Internet-connected home devices that are marketed as the newest conveniences are also being used to harass, monitor and control.
SAN FRANCISCO — The people who called into the help hotlines and domestic violence shelters said they felt as if they were going crazy.
One woman had turned on her air-conditioner, but said it then switched off without her touching it. Another said the code numbers of the digital lock at her front door changed every day and she could not figure out why. Still another told an abuse help line that she kept hearing the doorbell ring, but no one was there.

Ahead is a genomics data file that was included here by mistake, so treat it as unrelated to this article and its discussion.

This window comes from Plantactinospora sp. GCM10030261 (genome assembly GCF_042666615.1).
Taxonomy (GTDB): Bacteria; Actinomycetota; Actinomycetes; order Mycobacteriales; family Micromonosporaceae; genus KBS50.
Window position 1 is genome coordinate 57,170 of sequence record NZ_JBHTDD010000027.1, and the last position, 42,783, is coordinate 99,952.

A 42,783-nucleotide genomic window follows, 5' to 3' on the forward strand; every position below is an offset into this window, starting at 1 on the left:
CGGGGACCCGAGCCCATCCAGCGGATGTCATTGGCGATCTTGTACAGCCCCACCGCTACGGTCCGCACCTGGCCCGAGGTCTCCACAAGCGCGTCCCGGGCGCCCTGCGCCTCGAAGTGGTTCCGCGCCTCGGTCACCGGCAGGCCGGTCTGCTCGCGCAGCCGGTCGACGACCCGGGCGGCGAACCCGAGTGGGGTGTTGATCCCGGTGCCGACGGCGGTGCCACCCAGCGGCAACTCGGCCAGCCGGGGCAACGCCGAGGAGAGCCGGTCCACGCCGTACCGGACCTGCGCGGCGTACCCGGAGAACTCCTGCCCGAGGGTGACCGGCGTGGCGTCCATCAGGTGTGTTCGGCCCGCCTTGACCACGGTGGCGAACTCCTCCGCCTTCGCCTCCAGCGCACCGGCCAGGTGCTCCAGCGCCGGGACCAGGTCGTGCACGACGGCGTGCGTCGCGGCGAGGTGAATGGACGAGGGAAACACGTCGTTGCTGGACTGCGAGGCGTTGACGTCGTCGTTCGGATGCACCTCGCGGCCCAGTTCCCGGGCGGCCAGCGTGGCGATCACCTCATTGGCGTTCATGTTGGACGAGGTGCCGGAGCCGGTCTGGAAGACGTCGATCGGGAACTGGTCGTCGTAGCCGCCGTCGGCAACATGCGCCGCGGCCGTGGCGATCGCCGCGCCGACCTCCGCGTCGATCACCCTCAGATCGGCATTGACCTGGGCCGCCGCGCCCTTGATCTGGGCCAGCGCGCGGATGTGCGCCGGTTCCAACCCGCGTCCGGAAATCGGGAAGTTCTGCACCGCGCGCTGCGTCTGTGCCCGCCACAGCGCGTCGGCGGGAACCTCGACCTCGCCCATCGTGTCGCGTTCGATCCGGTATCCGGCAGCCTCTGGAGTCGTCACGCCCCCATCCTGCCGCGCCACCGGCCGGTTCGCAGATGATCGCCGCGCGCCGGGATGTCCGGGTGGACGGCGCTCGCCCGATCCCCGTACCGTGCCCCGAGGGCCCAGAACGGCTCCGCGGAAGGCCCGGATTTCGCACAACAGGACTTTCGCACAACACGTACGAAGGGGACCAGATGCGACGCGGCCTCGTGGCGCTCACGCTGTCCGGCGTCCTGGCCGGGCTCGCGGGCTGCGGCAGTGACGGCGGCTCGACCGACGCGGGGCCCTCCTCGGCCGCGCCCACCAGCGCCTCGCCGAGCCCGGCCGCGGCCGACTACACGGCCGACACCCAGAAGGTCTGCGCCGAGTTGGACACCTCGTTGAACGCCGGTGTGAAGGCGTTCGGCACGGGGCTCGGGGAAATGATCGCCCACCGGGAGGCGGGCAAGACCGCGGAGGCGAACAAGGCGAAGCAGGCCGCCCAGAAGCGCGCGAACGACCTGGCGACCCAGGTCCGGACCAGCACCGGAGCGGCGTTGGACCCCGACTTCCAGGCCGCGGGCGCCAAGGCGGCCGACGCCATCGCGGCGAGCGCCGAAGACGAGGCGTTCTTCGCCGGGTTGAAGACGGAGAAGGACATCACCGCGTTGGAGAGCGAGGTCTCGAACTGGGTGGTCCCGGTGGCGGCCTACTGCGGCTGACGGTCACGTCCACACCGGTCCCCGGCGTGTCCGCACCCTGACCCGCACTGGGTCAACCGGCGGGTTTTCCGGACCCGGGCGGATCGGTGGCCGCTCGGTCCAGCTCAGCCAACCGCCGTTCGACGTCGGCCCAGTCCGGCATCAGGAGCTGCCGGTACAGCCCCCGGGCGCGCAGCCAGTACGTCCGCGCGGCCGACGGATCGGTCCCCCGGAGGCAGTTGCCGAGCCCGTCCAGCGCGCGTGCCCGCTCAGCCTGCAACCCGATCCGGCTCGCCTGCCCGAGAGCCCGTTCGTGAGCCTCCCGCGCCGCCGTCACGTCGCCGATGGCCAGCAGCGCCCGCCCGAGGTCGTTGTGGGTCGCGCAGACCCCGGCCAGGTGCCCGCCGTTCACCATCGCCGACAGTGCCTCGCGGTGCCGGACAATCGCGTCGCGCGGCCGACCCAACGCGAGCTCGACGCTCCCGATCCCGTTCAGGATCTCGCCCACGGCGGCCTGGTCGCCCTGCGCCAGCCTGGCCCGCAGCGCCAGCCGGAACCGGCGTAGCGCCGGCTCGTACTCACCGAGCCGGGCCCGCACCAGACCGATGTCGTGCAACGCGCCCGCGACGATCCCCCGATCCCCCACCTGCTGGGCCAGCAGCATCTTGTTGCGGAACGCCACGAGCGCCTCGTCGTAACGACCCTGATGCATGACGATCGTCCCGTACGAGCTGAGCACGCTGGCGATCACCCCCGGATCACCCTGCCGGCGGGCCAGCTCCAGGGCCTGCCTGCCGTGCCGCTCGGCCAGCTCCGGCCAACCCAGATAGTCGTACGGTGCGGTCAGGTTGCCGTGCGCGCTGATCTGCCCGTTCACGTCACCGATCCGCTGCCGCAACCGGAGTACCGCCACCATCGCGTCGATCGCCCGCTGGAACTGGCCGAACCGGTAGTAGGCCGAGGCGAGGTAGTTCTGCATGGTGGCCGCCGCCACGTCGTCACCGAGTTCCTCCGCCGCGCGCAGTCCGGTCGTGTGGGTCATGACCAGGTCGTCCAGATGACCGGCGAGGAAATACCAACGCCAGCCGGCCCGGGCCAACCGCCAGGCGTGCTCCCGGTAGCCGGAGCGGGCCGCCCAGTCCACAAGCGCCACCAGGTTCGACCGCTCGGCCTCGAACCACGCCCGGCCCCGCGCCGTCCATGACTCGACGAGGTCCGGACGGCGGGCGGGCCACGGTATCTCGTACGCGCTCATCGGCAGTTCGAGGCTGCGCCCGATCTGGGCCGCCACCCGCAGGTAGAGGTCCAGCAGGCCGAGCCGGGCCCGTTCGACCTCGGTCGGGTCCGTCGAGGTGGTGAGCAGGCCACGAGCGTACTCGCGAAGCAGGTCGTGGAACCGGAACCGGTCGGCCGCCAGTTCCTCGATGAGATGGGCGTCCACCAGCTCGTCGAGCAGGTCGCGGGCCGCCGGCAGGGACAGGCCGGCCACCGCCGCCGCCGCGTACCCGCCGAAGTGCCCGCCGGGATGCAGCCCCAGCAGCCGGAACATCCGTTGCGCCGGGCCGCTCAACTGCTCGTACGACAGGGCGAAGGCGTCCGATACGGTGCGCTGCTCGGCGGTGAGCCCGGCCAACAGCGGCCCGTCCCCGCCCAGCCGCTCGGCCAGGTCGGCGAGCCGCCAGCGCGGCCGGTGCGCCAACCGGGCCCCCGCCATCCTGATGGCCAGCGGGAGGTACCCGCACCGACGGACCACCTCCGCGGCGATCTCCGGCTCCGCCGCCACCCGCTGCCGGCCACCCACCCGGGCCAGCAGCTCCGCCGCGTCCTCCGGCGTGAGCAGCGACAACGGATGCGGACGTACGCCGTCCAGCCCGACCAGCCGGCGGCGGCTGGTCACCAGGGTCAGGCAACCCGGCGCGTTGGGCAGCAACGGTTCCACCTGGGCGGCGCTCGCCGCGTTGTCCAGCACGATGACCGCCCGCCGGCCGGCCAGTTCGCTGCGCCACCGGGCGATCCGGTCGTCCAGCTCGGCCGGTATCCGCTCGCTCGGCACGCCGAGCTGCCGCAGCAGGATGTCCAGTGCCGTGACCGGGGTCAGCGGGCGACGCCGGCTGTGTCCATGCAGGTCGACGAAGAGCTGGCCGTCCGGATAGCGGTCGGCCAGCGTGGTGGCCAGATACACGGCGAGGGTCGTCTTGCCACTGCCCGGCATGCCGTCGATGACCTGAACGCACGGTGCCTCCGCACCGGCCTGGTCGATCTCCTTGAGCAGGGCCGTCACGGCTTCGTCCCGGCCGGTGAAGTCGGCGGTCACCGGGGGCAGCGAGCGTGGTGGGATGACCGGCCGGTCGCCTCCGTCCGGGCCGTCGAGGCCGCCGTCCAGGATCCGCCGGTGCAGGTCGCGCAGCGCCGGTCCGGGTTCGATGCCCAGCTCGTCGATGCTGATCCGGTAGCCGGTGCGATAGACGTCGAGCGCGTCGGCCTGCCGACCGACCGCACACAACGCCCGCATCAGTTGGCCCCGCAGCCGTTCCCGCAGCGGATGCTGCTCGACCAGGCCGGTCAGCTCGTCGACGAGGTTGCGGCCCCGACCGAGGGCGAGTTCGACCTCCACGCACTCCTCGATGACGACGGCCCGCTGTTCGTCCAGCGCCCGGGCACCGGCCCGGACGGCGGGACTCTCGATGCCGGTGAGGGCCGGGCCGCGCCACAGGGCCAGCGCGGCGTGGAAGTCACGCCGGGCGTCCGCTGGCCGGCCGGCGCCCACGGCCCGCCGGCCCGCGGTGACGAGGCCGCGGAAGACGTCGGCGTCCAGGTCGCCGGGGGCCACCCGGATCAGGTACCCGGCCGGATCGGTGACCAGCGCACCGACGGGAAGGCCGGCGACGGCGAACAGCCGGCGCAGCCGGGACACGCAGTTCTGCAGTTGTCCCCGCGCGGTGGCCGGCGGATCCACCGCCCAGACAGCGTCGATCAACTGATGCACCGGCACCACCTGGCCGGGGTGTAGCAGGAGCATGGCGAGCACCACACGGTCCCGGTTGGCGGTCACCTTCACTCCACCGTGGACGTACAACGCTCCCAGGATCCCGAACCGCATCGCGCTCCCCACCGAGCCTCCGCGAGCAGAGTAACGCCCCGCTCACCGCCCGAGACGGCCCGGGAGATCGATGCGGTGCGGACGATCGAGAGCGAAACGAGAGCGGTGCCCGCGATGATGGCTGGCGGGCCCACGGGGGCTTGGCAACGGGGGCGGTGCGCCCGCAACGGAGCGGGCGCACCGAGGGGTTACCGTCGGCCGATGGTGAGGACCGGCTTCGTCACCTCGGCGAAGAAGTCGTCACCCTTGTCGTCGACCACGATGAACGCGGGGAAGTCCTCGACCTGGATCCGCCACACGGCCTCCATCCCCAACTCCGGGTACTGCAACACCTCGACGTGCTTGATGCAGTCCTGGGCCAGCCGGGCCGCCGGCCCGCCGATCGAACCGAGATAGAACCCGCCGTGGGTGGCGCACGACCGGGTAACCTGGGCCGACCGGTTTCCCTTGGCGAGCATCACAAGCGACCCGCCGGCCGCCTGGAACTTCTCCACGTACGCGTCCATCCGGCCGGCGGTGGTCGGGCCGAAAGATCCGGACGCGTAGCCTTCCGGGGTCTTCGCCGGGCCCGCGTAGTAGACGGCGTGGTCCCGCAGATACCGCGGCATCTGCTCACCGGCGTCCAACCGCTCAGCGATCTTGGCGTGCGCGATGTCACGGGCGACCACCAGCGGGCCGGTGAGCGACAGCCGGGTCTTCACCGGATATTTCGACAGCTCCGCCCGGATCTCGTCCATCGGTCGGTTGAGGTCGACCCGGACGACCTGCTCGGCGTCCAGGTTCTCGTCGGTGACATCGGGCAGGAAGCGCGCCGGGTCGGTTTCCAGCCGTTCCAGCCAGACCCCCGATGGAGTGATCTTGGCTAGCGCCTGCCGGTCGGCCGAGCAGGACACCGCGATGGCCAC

Their stories are part of a new pattern of behavior in domestic abuse cases tied to the rise of smart home technology. Internet-connected locks, speakers, thermostats, lights and cameras that have been marketed as the newest conveniences are now also being used as a means for harassment, monitoring, revenge and control…